Seaports, airports on ’red alert’
MANILA—There are no unauthorized COVID-19 vaccines so far in the Philippines, the Bureau of Customs said Saturday, despite reports of alleged illegal vaccination in the country.
Customs Spokesperson Vincent Philip Maronilla said the agency has intensified screening the national borders for the entry of smuggled coronavirus vaccine jabs, with the seaports and airports on “red alert.”
“[There are] no seizures yet of any illicit or unauthorized vaccines . . . We have beefed up capability to screen imports for the fake vaccines, but they will in no way hamper the arrival of the legit vaccine,” Maronilla told ANC in an interview.
The official added that the BoC has been coordinating with vaccine manufacturers for indicators that would help identify a fake vaccine. The bureau also has an intelligence unit dedicated to this matter.
Under the Food and Drug Administration’s (FDA) law, the importation, sale and administering of unregistered vaccines should result in a penalty of a fine or imprisonment, but health officials earlier said they do not have information yet to hold anyone accountable.
A senator earlier this week urged the BoC and the Philippine National Police to boost border screening that would stop the arrival of bootleg vaccines in the country, as news broke that some confiscated fake vaccines in China were supposedly prepared to be shipped abroad.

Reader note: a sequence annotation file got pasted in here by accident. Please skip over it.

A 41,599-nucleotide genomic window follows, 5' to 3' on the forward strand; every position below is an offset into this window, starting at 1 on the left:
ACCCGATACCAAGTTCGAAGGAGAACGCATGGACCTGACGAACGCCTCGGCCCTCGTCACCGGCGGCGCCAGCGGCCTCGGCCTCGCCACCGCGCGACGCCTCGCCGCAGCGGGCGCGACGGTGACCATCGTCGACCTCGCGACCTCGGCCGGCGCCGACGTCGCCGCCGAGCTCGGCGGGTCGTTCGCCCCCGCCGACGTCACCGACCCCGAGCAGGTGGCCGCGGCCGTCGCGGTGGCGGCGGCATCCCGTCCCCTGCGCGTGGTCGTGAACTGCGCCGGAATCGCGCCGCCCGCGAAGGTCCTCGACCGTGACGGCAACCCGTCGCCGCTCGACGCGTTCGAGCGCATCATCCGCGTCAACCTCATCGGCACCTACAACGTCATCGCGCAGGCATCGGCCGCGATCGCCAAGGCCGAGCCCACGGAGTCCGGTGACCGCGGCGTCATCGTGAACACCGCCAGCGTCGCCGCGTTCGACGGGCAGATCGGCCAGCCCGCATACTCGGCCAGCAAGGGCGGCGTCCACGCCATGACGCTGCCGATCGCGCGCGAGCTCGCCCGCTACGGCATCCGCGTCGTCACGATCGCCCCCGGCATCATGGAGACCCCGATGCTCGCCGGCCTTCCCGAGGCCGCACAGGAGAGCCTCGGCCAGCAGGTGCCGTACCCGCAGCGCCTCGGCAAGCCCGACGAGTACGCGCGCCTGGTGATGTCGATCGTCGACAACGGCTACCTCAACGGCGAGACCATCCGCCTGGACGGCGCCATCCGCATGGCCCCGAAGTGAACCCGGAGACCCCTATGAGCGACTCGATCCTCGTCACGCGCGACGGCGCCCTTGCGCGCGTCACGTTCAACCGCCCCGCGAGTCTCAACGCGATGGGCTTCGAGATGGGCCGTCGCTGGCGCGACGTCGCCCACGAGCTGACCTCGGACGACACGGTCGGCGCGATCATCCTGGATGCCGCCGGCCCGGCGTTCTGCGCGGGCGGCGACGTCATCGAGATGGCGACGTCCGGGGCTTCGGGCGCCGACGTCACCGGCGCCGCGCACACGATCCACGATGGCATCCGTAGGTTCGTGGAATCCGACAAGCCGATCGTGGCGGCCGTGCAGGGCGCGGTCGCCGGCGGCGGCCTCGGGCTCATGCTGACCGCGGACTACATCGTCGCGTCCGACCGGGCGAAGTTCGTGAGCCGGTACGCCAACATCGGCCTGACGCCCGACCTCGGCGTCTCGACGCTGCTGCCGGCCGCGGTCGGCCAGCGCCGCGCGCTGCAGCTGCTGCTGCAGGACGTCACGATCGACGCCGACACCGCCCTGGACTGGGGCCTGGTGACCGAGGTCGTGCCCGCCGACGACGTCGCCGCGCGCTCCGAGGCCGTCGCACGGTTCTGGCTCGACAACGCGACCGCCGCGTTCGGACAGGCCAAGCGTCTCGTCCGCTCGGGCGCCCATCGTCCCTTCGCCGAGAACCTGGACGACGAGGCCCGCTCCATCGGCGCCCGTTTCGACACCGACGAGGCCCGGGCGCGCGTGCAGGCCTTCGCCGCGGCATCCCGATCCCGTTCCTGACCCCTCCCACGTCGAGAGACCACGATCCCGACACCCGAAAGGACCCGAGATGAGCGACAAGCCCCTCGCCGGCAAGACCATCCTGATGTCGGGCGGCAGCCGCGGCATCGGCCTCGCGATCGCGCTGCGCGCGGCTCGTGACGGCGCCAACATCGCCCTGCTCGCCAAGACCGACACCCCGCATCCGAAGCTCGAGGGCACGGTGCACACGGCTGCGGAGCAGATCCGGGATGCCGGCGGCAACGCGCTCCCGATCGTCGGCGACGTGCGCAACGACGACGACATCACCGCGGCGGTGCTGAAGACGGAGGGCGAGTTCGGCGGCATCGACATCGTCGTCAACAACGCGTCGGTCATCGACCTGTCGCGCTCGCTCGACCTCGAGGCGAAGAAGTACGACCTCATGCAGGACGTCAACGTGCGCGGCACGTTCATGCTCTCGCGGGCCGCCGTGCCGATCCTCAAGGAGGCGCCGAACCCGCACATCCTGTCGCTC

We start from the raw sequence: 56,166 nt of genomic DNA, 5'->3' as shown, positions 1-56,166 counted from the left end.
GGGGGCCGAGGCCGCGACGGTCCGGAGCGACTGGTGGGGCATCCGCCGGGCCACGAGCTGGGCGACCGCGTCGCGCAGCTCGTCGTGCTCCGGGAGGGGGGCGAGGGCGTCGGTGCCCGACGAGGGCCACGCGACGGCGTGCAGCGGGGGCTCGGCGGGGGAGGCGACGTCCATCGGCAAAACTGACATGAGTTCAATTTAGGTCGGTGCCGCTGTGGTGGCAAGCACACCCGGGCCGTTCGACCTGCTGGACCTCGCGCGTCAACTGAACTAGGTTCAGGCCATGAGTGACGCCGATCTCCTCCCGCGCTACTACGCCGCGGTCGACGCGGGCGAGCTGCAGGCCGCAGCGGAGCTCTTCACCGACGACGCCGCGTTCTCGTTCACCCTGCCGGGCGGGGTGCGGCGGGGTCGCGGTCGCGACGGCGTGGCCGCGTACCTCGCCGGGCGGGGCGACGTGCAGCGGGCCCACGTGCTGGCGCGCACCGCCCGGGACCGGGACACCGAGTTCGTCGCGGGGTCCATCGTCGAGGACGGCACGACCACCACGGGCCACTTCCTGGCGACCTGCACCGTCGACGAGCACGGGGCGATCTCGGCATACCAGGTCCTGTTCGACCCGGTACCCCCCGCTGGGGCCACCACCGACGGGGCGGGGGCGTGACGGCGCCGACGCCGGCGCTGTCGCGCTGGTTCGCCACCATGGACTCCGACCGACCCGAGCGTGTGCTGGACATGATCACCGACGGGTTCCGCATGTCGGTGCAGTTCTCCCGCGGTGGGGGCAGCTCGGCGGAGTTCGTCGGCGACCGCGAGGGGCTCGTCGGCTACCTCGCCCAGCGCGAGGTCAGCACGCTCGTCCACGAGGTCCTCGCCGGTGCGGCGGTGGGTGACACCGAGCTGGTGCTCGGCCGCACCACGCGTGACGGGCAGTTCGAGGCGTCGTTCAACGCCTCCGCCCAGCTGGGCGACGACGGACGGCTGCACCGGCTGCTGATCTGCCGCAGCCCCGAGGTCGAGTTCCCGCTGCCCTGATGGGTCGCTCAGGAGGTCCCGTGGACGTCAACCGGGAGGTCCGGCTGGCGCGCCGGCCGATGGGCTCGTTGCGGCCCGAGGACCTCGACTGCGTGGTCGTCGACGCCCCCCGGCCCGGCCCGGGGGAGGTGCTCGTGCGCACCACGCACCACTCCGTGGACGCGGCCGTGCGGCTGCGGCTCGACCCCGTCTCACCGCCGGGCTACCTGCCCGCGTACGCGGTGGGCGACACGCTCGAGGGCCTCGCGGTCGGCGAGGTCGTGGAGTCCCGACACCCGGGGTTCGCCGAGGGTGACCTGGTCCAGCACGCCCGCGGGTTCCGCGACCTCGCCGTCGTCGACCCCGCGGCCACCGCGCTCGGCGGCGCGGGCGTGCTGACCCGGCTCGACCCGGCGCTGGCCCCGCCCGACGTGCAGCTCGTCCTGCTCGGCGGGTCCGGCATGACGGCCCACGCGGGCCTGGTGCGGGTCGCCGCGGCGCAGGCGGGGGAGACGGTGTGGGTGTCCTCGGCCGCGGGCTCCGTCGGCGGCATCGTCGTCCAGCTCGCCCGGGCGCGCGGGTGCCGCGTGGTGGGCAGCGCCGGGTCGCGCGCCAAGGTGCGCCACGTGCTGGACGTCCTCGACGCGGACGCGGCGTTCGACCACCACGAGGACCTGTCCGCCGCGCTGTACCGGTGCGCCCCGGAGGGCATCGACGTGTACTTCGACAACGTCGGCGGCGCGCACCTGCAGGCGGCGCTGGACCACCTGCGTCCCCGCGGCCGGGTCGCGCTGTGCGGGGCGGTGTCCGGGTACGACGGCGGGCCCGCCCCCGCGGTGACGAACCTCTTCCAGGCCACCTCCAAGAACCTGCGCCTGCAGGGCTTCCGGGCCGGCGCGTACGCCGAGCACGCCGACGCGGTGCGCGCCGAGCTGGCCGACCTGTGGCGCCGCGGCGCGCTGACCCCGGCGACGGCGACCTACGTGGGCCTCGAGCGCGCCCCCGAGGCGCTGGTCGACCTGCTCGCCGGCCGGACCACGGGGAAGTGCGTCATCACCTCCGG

Earlier this year, Chinese-Filipino community civic leader Teresita Ang-See said some 100,000 Chinese workers have been vaccinated for COVID-19 despite any official jab rollout in the country.
Late last year, controversy emerged when the Presidential Security Group acknowledged that some of the President’s personal guards were already inoculated, drawing public criticism due to the presence of bootleg vaccines.
Malacañang acknowledged some soldiers received the experimental coronavirus candidate developed by Chinese drug maker Sinopharm.
Arrival of legitimate COVID-19 vaccines
Pharmaceutical companies, Maronilla said, have nominated their own logistics partners that would claim the vaccine upon its arrival.
“We have [a] point person and one stop shop. We also have the DND (Department of National Defense), NBI (National Bureau of Investigation) tracing the necessary permits of alleged counterfeit vaccines that have arrived in the country,” he explained.
Documents and permits will also be screened to make sure that the vaccines are original and approved by the FDA.
A vaccine with no emergency use authorization from the FDA will also be prohibited from entering the border.
The bureau also upgraded X-ray machines that could check the identifying marks of the legitimate vaccines.
Earlier, the Department of Health (DOH) said it is coordinating with the FDA regarding reports of COVID-19 vaccines being offered to Filipinos in the black market.
The DOH also warned that it would have a hard time monitoring the vaccine’s side effects in an individual inoculated with an unauthorized or smuggled brand.
Vaccine czar Sec. Carlito Galvez Jr. has said the Philippines will get at least 5.6 million coronavirus jabs in the first quarter of the year from Pfizer-BioNTech and AstraZeneca, through the World Health Organization-led COVAX Facility.
These are on top of 108 million COVID-19 shots that the government has secured so far, Galvez added.